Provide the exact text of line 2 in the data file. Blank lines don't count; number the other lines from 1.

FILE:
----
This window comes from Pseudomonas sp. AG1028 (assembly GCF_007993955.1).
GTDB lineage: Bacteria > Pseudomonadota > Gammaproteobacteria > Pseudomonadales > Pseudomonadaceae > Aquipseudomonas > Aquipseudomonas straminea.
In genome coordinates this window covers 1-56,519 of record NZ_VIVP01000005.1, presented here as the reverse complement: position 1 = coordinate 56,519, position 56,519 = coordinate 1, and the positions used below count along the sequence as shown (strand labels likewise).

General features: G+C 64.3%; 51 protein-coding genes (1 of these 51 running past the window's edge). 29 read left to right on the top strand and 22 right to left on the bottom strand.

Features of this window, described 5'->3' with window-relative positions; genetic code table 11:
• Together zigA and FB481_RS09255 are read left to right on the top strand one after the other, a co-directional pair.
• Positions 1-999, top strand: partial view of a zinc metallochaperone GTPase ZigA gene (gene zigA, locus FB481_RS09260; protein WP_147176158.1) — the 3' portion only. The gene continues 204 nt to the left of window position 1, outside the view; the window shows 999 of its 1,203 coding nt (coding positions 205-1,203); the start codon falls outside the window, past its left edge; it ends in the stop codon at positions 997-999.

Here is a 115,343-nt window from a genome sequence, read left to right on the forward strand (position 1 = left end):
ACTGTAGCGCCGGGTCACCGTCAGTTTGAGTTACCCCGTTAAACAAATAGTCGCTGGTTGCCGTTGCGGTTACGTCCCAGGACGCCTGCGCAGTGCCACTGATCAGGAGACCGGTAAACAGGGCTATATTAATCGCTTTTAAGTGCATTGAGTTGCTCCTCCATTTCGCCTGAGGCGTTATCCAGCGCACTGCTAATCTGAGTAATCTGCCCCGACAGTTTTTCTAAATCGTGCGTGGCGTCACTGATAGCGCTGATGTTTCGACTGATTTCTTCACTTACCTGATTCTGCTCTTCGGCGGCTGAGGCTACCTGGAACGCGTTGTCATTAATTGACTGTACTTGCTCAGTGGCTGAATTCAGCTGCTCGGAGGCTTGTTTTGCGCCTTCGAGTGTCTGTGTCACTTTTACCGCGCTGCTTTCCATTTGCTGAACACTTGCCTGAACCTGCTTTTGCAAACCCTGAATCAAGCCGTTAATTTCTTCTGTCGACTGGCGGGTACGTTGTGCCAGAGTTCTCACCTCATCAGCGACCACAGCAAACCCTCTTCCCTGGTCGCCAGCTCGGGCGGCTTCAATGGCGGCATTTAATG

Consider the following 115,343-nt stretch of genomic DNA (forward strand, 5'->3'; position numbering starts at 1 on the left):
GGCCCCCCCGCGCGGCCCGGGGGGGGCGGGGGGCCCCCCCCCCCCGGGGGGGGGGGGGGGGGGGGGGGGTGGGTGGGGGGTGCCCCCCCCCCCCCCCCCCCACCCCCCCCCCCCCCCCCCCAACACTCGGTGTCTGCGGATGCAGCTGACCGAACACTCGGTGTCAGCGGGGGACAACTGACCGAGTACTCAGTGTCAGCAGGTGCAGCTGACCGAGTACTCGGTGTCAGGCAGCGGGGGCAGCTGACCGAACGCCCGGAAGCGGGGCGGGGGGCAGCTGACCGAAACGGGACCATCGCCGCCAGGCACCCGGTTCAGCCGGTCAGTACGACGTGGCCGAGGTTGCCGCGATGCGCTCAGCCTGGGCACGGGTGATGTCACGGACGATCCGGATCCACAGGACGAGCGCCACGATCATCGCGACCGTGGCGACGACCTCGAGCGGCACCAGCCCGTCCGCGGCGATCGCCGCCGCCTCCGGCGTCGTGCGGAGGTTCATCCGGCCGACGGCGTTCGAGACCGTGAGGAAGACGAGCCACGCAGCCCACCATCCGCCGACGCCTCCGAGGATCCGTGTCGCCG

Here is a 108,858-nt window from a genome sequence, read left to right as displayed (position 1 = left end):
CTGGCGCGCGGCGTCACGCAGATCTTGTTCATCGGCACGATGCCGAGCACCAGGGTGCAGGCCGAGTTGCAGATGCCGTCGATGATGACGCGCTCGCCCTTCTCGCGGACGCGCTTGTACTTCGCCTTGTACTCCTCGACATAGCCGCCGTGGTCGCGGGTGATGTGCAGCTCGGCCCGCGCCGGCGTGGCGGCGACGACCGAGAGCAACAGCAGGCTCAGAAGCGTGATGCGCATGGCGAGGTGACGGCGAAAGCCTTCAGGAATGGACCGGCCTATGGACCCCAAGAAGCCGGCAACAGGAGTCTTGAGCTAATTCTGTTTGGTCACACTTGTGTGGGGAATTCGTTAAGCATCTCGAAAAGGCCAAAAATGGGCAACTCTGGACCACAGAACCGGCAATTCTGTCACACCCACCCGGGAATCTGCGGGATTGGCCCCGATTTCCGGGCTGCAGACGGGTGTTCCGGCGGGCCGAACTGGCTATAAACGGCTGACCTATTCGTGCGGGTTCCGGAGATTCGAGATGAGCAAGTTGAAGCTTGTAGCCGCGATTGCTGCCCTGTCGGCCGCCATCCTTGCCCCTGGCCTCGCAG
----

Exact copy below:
GTDB lineage: Bacteria > Pseudomonadota > Gammaproteobacteria > Pseudomonadales > Pseudomonadaceae > Aquipseudomonas > Aquipseudomonas straminea.